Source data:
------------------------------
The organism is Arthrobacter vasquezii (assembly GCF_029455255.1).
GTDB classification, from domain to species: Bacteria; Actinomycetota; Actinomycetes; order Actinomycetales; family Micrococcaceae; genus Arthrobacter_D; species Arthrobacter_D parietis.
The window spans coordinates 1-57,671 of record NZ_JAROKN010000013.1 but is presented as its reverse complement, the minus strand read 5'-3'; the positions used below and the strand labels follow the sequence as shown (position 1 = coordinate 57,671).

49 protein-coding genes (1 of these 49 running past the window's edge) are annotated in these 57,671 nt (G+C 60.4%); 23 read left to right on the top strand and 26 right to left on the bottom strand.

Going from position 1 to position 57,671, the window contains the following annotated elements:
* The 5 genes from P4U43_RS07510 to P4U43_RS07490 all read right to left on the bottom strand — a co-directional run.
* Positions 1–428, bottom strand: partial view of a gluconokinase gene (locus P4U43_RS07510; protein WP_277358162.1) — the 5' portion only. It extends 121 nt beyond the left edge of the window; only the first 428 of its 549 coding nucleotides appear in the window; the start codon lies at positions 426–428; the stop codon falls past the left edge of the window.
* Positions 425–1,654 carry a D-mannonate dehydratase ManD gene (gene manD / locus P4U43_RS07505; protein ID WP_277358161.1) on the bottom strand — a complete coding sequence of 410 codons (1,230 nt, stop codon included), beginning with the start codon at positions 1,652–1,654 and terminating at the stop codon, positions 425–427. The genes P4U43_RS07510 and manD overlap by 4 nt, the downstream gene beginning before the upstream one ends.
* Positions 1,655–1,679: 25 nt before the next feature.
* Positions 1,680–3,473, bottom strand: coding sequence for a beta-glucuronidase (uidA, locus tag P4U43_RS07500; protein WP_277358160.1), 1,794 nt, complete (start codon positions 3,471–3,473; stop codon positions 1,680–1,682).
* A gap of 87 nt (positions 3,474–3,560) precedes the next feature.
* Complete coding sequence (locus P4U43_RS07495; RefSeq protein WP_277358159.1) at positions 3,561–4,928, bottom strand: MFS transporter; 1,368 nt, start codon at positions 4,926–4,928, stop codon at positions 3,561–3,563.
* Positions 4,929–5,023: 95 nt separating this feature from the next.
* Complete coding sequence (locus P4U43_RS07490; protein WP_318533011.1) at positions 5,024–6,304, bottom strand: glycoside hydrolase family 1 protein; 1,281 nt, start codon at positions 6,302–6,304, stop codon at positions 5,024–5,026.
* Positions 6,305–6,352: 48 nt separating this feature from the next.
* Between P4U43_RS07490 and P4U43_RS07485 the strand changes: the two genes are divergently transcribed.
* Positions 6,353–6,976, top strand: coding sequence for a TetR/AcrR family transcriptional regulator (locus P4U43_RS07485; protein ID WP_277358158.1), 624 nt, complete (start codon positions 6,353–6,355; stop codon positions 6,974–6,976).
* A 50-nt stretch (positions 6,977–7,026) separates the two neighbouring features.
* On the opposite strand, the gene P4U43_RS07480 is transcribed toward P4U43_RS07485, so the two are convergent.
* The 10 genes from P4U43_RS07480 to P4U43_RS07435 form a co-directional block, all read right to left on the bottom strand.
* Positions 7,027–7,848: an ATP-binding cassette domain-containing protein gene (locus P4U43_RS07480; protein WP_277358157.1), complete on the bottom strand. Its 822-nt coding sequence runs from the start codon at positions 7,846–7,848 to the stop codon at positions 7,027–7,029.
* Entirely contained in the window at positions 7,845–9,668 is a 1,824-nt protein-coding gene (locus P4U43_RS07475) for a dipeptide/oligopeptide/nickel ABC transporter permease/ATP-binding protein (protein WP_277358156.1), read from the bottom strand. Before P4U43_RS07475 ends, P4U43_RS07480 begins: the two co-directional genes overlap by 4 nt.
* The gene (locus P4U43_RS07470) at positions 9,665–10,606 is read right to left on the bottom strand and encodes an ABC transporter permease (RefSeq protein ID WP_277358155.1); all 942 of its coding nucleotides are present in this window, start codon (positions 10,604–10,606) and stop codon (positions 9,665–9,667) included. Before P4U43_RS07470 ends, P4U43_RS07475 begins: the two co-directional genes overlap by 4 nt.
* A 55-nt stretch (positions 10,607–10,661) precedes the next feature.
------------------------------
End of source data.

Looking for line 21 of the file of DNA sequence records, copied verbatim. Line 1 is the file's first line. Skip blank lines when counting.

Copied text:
* Positions 7,027–7,848: an ATP-binding cassette domain-containing protein gene (locus P4U43_RS07480; protein WP_277358157.1), complete on the bottom strand. Its 822-nt coding sequence runs from the start codon at positions 7,846–7,848 to the stop codon at positions 7,027–7,029.